Single Review: Kelly Clarkson – ‘Mr. Know It All’

“‘Mr. Know It All’ feels like the shadow of Bruno Mars’ ‘Just The Way You Are’, mimicking much of the same breezy essence”


Digital Release: October 10, 2011

Physical Release: October 17, 2011

It’s often hard to trust popstars these days. Both in what they say and what they do, it’s hard to filter through what’s promised and what’s actually achieved when the final curtain closes. In terms of Kelly Clarkson, claiming new album ‘Stronger’ will be “darker” and “more personal and more mature” than any of her previous ones echoes very noticeable the promise made by one Avril Lavigne. In receipt of said promise her fans were thrilled with such news, not just because Avril was finally growing up at the practically pensionable age of twenty-seven, but because it gave them a reason to defend the four years it took for ‘Goodbye Lullaby’ to materialise. But even so, the album’s “grown-up” sound was hardly that, a riddled with brat-pop like ‘What The Hell?’, ‘Push’ and ‘Smile’, it felt like Avril had well and truly regressed to her tomboy years, or at least viewed adulthood through such a lens that allowed her to use the lyrics “You know that I’m a crazy bitch;/I do what I want, when I feel like it” to describe independence and maturity.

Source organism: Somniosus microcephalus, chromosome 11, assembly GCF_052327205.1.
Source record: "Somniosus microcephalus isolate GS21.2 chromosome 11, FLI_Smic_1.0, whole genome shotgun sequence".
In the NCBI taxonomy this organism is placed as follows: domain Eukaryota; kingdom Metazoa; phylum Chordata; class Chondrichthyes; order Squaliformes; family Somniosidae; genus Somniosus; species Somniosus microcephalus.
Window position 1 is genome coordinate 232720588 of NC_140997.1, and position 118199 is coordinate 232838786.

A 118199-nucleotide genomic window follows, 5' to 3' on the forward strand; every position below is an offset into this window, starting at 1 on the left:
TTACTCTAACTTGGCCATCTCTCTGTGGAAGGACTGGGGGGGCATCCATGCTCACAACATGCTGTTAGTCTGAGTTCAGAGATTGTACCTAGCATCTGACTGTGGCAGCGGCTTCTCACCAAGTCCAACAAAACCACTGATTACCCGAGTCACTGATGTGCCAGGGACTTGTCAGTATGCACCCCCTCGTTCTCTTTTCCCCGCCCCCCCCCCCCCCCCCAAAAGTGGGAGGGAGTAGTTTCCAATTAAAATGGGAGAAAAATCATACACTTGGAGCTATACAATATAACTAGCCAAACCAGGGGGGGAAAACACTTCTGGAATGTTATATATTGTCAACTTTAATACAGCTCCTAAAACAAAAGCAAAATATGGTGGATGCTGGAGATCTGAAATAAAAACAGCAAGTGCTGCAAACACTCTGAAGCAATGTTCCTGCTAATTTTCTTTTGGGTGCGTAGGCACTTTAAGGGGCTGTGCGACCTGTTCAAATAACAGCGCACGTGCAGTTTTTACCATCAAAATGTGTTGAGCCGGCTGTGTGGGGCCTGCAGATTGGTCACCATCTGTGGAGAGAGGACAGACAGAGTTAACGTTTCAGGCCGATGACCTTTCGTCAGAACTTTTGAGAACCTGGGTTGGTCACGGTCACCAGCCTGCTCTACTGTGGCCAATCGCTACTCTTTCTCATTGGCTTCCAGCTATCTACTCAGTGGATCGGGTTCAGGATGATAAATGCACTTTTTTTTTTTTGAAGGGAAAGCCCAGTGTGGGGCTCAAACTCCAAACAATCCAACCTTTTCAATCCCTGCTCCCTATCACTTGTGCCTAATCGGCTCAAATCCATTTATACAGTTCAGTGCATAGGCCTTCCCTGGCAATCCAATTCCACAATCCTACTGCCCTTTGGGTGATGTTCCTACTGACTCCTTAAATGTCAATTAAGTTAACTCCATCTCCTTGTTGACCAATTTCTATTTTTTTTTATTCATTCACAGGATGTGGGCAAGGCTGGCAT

But anyone grimacing at the thought of Kelly Clarkson donning vivid pink and green-dyed hair, fishnet gloves, striped tights and converses, whilst lurching over some emo-fied Telecaster with the grace of Quasimodo in a moshpit can breathe a sigh of relief. Kelly’s been loyal to her fans, kept a human hair colour and isn’t going to stand out if placed somewhere other than a music video. But there have been some changes – progressions of sound – made. She appears to have lost her appetite for even her raucous ensemble of guitars and showcasing the talents of an innumerable number of producers, ‘Mr. Know It All’ feels like the shadow of Bruno Mars’ ‘Just The Way You Are’, mimicking much of the same breezy essence, chiming piano and spacious acoustic guitars.

Thanks to the unfamiliar ground Kelly’s treading with ‘Mr. Know It All’, things can’t help but get off to a shaky start, with her voice seemingly finding it hard to gel with the more sophisticated collection of instruments, often contradicting the point of the song because of it’s uncertain territory. But soon enough her powerful voice finds it’s place amidst the pop/rock twang with the guide of thoughtful harmonies and a modest piano section. Even with the staggered confidence at the beginning, once the song hits it’s stride – a mutually contenting plod – proceedings become more enjoyable, the sentiment coming across a little too polite to convince much further than on a superficial level – particularly in the closing lines of the chorus – it’s still a decent return to the charts for Kelly which, let’s be honest, is a better deal than poor Avril got.


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